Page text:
In Algeria, there is an excellent population of Cuvier’s gazelle in Djebel Boukhil that only nomads, local people, and hunters know well. According to the Directorate-General of Forests, the population size throughout the country is estimated at around 500 to 560 individuals. Moving forward, special attention should be granted to regulate excessive hunting for skin, meat, and trophies, as well as any obstacles impeding the natural displacement of the gazelles, such as highways.

Morocco also recognizes the need for better and more coordinated conservation efforts. The IUCN noted that subpopulations could disappear due to poaching and habitat loss. Unfortunately, illegal hunting is common even in areas not accessible by motorized vehicles.

Remembering the cultural value of Cuvier’s gazelle

The species is considered a marabout, sacred, in the Tiaret region, Northwest Algeria, and in Relizane-Mascara in the Beni Chougran Mountains. This is what Farid Bounaceur shared with her IUCN colleagues during a workshop held in Malaga in 2013.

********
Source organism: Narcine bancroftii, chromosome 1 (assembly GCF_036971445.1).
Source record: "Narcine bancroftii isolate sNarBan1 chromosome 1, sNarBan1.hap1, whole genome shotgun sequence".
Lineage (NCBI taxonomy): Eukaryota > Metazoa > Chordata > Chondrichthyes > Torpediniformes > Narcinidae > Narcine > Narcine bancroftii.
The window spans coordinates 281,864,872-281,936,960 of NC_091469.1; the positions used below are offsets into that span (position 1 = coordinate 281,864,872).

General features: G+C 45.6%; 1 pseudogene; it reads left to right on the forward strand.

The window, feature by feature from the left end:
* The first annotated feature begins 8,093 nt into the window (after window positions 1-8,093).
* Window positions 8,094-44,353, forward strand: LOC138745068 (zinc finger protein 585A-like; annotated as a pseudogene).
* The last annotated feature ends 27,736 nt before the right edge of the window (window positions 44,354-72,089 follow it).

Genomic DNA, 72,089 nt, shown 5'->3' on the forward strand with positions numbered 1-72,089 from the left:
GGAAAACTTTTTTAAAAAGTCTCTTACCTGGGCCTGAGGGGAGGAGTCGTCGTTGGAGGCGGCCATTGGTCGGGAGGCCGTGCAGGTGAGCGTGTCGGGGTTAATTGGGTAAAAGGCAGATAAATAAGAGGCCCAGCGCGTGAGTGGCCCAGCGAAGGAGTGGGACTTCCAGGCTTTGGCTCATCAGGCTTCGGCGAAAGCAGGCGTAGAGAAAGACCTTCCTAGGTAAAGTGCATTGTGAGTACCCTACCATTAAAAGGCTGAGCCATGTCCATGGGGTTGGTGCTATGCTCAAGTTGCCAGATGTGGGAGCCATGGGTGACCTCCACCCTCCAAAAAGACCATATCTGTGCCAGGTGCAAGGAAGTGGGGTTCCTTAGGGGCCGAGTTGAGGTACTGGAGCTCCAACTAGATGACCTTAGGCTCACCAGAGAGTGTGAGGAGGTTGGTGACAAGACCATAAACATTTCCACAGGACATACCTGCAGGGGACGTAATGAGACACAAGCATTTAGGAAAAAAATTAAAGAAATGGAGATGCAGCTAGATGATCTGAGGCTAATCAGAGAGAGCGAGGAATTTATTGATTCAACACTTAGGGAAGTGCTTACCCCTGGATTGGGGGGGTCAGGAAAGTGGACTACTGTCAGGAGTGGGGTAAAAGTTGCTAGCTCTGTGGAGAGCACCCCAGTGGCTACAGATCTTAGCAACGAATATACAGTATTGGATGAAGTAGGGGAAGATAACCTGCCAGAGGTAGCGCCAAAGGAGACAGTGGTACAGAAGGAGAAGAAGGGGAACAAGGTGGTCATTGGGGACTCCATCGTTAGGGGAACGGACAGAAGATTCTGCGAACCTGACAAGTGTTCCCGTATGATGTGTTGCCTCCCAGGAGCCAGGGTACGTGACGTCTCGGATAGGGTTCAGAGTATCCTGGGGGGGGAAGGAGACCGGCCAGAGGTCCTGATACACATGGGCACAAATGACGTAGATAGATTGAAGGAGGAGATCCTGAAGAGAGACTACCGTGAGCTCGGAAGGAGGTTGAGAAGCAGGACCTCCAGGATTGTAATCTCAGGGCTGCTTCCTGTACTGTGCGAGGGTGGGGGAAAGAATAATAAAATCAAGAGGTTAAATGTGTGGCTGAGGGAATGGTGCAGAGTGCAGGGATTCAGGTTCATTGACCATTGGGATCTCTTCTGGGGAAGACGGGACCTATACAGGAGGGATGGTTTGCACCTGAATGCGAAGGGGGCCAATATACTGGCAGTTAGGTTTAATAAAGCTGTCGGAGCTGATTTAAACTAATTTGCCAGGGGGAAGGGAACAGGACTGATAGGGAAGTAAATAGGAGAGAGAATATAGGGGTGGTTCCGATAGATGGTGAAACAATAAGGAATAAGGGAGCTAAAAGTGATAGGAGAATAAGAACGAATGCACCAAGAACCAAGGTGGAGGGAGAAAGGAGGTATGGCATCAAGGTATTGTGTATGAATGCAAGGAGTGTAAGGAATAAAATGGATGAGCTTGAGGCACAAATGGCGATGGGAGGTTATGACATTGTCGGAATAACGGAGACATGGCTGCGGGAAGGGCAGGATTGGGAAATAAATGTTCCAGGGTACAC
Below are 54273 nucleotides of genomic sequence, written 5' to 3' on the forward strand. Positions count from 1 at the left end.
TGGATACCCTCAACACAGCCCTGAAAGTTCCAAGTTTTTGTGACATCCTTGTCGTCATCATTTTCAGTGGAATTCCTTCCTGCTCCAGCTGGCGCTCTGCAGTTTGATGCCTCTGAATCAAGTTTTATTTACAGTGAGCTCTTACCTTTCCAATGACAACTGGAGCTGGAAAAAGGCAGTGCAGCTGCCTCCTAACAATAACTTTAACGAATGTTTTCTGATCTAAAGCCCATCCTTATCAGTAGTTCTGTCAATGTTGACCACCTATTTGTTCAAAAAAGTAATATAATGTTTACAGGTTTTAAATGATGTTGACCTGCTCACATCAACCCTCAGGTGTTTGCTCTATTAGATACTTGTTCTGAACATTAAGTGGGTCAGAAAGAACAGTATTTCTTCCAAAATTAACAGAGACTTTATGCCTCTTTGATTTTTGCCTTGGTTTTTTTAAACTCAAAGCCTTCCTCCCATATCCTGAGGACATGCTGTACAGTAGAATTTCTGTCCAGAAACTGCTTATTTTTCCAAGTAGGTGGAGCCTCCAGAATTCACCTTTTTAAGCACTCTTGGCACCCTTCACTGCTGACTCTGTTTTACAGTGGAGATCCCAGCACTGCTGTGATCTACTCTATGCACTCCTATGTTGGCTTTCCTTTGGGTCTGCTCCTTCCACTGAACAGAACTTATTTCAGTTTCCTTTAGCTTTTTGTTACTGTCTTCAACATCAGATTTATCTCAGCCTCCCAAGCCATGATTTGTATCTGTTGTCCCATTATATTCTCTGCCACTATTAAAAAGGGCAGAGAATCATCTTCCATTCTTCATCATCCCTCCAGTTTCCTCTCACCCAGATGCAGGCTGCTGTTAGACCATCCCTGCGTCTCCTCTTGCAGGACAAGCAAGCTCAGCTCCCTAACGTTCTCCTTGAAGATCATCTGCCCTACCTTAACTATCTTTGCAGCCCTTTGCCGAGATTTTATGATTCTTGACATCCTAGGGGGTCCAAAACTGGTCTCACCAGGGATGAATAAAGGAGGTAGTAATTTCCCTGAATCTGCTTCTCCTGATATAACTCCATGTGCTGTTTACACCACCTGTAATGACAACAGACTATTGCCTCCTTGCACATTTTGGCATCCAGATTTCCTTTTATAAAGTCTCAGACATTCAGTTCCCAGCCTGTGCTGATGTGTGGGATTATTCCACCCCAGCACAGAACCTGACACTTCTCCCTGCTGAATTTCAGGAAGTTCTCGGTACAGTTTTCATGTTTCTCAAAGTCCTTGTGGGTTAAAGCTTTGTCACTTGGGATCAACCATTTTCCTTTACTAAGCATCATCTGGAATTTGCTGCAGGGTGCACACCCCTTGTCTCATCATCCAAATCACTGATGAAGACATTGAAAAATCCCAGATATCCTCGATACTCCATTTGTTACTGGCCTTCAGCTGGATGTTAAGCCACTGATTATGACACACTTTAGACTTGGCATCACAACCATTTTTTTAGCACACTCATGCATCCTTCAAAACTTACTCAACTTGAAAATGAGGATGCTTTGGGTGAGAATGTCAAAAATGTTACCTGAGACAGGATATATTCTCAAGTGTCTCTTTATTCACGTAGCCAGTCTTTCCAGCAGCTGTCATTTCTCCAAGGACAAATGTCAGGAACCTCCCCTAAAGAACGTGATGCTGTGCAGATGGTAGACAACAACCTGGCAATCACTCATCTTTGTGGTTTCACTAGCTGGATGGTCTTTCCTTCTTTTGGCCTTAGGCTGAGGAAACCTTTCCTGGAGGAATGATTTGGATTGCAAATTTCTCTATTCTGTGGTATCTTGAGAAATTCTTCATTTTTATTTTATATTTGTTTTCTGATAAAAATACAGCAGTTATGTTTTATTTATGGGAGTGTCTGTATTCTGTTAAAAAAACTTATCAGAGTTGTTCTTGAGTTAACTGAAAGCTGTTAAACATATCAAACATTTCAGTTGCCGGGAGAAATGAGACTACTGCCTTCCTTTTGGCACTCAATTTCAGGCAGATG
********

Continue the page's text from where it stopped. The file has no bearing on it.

In the Arabian tradition of northern Africa, a Marabout is a holy, hermit man with supernatural powers. This sacred regard for the gazelles and animals, in general, should lead local conservation campaigns. It would dignify animals for what they are and empower local people who feel they have no say when poachers take over their lands with greedy intentions.

Education is crucial, for the intense pressure from illegal buyers can only be stopped by creating awareness about how keeping the gazelle alive and thriving in its natural habitat contributes to the balance of the whole bioregion and beyond.

In the last IUCN workshop, it became evident that on-the-ground training for management staff and financial resources needs to be improved for proper conservation. The ideal scenario for the coming years is one where local people can be trained to monitor and protect the Cuvier’s gazelle and other wildlife species.

With community-led conservation, both people and wildlife can prosper together. It would help ensure Cuvier’s gazelles roam the Mediterranean woodlands for generations.